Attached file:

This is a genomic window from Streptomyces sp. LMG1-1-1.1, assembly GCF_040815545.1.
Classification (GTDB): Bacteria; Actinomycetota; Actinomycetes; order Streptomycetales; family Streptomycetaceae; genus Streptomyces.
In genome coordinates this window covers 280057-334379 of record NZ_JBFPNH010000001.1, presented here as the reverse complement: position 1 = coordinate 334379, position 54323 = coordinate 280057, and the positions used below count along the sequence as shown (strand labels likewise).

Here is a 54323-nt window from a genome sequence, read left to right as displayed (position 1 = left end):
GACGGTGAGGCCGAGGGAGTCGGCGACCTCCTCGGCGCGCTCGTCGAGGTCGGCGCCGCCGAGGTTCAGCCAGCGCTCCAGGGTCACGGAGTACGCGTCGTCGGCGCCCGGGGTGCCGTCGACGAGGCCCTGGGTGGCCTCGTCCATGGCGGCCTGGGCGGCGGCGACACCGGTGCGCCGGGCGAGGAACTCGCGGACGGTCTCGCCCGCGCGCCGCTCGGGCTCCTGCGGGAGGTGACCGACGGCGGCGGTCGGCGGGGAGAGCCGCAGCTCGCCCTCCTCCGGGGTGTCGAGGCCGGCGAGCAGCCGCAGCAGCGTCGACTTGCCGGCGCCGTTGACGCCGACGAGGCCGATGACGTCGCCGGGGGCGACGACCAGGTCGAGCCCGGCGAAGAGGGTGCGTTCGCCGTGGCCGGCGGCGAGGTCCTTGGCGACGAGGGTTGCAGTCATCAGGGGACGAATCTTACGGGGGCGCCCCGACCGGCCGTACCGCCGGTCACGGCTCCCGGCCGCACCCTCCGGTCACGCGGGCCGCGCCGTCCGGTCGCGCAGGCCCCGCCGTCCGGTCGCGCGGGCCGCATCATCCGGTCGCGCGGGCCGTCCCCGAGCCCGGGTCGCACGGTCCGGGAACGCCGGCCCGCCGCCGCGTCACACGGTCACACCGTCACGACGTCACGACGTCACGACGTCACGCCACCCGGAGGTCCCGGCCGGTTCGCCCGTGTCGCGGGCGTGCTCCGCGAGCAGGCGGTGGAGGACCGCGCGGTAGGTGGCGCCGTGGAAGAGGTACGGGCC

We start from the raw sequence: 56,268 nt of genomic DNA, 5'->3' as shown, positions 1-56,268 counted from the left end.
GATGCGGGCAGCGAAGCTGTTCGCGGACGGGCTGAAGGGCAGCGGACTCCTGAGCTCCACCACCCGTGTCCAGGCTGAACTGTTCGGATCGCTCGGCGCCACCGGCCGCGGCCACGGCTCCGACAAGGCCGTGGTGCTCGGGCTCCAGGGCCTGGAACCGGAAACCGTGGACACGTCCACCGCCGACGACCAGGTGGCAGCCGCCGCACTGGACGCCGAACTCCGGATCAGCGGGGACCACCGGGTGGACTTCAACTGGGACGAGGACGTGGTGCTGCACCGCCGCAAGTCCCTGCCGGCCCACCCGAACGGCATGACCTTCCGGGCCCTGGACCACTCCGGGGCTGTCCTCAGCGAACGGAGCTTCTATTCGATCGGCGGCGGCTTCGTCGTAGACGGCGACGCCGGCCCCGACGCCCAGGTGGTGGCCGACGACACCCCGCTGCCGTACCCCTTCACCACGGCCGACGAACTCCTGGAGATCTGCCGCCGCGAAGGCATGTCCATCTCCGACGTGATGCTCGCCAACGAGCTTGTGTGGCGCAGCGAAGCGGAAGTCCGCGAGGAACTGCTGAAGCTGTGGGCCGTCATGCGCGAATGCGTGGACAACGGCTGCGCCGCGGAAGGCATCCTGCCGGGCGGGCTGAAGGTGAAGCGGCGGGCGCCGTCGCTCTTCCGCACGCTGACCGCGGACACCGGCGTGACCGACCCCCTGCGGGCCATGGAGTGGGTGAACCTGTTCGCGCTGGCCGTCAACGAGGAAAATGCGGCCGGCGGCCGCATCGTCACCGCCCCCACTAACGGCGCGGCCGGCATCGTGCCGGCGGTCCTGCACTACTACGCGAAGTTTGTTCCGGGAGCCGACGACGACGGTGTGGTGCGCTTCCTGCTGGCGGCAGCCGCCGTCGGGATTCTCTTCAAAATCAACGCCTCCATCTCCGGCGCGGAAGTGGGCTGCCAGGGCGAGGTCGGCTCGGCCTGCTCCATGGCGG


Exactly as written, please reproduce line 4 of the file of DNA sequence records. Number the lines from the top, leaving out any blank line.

Here is a 54323-nt window from a genome sequence, read left to right as displayed (position 1 = left end):